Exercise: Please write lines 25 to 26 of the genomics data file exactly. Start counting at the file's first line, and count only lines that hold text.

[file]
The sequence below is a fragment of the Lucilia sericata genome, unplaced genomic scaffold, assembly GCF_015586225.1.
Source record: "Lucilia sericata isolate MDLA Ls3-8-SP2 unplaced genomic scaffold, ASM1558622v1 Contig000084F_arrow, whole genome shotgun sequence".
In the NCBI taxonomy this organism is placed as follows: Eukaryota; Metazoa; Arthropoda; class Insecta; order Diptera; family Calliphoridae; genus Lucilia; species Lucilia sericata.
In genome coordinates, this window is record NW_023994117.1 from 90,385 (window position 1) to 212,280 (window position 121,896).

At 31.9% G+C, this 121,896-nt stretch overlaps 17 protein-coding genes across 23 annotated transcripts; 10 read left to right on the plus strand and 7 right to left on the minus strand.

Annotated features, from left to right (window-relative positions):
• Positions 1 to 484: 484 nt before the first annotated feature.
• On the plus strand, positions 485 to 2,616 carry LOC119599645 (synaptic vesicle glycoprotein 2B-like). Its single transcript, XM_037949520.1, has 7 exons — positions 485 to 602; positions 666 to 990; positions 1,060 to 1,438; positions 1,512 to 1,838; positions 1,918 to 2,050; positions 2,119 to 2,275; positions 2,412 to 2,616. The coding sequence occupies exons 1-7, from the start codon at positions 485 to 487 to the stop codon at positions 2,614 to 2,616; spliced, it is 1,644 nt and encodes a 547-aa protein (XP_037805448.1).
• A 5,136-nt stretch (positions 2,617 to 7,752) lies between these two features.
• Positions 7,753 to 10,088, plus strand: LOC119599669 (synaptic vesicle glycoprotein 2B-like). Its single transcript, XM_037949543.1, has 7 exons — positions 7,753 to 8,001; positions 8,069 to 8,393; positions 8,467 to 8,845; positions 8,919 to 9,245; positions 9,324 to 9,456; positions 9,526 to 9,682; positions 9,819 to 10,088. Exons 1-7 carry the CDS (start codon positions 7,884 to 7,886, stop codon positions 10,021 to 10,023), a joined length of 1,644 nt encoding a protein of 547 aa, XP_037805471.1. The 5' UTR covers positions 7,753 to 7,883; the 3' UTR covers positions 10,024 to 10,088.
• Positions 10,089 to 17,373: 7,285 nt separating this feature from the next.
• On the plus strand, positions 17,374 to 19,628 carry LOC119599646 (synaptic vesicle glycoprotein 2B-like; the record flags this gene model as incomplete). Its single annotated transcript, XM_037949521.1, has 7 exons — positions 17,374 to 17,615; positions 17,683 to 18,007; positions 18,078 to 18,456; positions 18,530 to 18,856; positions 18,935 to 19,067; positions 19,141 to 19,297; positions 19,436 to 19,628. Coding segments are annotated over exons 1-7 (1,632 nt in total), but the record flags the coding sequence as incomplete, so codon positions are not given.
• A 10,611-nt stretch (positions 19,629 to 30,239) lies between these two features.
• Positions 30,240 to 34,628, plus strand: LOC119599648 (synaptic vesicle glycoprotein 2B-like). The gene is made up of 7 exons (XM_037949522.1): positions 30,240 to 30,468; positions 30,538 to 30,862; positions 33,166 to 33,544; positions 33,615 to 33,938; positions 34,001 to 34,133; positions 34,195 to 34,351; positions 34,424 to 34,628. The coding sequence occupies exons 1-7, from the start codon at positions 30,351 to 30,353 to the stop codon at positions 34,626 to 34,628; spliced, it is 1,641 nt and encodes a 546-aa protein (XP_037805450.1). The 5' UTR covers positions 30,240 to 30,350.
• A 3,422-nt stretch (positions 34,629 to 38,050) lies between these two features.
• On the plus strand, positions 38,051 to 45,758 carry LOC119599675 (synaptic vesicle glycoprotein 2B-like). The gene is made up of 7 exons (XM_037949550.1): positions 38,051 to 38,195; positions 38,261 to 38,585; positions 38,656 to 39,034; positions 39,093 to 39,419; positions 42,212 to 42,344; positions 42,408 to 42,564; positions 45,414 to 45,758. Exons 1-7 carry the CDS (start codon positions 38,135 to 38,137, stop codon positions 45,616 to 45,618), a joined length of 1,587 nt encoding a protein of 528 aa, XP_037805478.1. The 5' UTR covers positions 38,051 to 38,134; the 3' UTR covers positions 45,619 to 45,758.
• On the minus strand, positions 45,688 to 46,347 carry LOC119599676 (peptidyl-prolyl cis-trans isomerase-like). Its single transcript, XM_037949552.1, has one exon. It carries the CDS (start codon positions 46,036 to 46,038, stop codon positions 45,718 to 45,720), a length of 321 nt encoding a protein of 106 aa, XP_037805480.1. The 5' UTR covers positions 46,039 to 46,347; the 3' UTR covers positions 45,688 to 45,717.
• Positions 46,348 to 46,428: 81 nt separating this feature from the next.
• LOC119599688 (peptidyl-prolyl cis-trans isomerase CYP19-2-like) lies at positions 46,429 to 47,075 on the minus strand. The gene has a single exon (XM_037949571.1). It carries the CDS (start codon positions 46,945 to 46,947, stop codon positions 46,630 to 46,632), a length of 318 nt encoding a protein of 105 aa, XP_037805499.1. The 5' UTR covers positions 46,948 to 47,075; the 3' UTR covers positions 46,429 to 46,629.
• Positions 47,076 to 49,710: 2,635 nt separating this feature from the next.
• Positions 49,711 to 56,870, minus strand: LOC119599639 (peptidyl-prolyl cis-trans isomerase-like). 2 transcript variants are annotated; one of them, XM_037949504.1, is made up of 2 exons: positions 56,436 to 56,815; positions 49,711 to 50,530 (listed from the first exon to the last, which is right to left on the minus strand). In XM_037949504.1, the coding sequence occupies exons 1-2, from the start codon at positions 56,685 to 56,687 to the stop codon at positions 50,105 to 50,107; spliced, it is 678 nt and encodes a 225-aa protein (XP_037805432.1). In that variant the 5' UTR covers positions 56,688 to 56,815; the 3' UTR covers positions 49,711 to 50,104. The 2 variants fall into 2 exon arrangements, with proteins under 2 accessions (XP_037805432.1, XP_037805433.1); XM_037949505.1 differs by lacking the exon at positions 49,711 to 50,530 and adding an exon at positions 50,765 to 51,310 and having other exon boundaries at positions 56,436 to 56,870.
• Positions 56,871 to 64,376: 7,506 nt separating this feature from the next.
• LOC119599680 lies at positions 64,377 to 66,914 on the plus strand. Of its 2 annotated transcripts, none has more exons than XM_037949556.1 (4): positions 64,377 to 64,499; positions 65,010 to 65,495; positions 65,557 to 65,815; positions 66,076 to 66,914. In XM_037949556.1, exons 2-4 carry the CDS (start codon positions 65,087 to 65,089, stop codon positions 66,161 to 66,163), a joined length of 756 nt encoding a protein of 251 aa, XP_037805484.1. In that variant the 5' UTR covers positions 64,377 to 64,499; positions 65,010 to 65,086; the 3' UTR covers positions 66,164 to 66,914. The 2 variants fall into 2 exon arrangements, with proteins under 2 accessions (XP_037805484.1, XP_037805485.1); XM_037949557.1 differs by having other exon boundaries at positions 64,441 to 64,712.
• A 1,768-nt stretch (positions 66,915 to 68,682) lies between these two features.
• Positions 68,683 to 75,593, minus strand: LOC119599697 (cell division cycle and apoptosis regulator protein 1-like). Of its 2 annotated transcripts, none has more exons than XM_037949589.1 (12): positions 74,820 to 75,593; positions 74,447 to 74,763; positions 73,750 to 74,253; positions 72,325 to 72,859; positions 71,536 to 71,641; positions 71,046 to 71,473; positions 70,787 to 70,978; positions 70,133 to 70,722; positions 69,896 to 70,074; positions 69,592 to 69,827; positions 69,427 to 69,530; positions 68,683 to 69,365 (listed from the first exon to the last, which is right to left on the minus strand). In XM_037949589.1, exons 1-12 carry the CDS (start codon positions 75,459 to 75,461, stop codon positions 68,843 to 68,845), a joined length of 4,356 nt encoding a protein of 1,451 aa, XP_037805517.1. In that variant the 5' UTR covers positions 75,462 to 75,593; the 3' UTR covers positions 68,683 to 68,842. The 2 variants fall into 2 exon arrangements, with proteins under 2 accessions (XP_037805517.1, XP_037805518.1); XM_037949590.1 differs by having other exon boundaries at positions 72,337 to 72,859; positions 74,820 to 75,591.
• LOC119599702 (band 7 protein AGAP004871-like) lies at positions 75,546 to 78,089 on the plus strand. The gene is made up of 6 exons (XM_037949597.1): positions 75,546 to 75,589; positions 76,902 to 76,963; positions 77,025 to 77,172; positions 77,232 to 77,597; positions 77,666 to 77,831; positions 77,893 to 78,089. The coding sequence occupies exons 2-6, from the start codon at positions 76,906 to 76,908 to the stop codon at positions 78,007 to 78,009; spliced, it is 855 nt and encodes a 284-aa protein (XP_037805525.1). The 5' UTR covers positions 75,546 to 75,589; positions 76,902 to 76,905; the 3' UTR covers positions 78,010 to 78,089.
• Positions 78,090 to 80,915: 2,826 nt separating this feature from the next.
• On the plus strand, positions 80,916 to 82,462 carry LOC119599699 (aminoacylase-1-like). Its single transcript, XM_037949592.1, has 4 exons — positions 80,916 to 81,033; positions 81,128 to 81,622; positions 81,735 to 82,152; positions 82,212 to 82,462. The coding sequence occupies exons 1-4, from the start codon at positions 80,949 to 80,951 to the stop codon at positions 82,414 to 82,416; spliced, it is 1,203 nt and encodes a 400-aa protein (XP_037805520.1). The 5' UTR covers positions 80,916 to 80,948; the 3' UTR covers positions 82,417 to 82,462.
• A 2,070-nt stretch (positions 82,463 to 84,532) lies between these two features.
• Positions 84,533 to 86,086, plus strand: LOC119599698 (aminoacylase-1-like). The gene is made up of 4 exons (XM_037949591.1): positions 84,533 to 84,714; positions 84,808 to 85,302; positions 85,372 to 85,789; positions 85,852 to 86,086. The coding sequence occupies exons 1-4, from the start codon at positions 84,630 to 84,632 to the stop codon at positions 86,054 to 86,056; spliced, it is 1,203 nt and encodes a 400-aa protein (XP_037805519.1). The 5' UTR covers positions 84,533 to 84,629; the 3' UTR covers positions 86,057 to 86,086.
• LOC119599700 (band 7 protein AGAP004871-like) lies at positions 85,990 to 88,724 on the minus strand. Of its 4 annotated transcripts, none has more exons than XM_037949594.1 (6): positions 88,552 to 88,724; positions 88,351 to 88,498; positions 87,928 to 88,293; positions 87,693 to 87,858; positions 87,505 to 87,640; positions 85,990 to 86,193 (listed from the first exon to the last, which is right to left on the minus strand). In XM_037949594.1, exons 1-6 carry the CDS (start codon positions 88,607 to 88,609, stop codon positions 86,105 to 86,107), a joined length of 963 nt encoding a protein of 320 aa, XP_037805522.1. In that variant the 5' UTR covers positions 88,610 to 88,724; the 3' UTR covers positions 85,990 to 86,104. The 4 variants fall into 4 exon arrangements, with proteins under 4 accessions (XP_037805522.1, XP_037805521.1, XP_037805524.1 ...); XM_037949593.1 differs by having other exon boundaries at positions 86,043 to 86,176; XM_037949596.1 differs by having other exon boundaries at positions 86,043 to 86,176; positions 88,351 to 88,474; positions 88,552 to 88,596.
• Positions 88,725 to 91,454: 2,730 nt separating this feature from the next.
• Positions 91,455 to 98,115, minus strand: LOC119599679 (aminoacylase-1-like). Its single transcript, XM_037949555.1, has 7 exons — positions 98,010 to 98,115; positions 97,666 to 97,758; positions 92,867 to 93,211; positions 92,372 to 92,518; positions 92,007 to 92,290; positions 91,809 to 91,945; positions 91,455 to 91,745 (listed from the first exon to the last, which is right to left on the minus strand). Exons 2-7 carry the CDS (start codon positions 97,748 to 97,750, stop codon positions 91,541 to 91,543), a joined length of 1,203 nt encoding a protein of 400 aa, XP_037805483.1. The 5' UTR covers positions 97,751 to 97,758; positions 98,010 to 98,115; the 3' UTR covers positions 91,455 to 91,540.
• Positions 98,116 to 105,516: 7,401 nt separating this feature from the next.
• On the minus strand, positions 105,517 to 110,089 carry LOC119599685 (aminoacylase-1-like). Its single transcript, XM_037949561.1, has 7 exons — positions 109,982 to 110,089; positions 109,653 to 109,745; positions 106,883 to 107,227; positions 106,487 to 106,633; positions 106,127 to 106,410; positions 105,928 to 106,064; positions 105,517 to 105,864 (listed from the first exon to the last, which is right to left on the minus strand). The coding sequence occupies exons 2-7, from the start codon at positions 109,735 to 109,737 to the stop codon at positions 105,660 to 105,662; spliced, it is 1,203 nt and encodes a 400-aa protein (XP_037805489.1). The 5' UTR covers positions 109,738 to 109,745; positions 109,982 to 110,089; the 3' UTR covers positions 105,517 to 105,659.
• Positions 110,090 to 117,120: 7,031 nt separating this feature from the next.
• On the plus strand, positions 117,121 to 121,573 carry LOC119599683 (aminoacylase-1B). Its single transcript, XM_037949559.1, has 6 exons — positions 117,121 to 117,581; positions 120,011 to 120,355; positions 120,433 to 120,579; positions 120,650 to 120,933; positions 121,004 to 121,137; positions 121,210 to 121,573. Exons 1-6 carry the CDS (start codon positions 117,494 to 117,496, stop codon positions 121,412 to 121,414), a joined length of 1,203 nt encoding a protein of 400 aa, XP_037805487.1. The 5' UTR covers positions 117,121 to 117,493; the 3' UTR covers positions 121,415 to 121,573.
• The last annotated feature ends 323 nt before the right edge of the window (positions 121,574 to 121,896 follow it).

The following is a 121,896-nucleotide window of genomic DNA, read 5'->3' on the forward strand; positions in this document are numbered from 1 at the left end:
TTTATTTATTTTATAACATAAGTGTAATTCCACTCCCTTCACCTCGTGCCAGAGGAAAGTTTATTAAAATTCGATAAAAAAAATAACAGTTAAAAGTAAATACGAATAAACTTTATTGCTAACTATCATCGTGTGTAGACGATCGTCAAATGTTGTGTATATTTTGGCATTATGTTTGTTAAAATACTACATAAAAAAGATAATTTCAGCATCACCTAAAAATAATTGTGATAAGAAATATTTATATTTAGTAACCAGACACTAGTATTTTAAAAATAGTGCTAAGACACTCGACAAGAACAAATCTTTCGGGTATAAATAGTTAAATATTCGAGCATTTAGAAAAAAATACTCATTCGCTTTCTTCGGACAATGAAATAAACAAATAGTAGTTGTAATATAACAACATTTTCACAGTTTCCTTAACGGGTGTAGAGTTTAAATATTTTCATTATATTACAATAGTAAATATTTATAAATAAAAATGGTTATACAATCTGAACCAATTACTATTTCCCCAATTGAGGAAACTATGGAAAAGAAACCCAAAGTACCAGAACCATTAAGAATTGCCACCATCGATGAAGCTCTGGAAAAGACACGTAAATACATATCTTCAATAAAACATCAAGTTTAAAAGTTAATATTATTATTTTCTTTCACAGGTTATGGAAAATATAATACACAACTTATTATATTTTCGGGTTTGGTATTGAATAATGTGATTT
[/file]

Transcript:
• Positions 68,683 to 75,593, minus strand: LOC119599697 (cell division cycle and apoptosis regulator protein 1-like). Of its 2 annotated transcripts, none has more exons than XM_037949589.1 (12): positions 74,820 to 75,593; positions 74,447 to 74,763; positions 73,750 to 74,253; positions 72,325 to 72,859; positions 71,536 to 71,641; positions 71,046 to 71,473; positions 70,787 to 70,978; positions 70,133 to 70,722; positions 69,896 to 70,074; positions 69,592 to 69,827; positions 69,427 to 69,530; positions 68,683 to 69,365 (listed from the first exon to the last, which is right to left on the minus strand). In XM_037949589.1, exons 1-12 carry the CDS (start codon positions 75,459 to 75,461, stop codon positions 68,843 to 68,845), a joined length of 4,356 nt encoding a protein of 1,451 aa, XP_037805517.1. In that variant the 5' UTR covers positions 75,462 to 75,593; the 3' UTR covers positions 68,683 to 68,842. The 2 variants fall into 2 exon arrangements, with proteins under 2 accessions (XP_037805517.1, XP_037805518.1); XM_037949590.1 differs by having other exon boundaries at positions 72,337 to 72,859; positions 74,820 to 75,591.
• LOC119599702 (band 7 protein AGAP004871-like) lies at positions 75,546 to 78,089 on the plus strand. The gene is made up of 6 exons (XM_037949597.1): positions 75,546 to 75,589; positions 76,902 to 76,963; positions 77,025 to 77,172; positions 77,232 to 77,597; positions 77,666 to 77,831; positions 77,893 to 78,089. The coding sequence occupies exons 2-6, from the start codon at positions 76,906 to 76,908 to the stop codon at positions 78,007 to 78,009; spliced, it is 855 nt and encodes a 284-aa protein (XP_037805525.1). The 5' UTR covers positions 75,546 to 75,589; positions 76,902 to 76,905; the 3' UTR covers positions 78,010 to 78,089.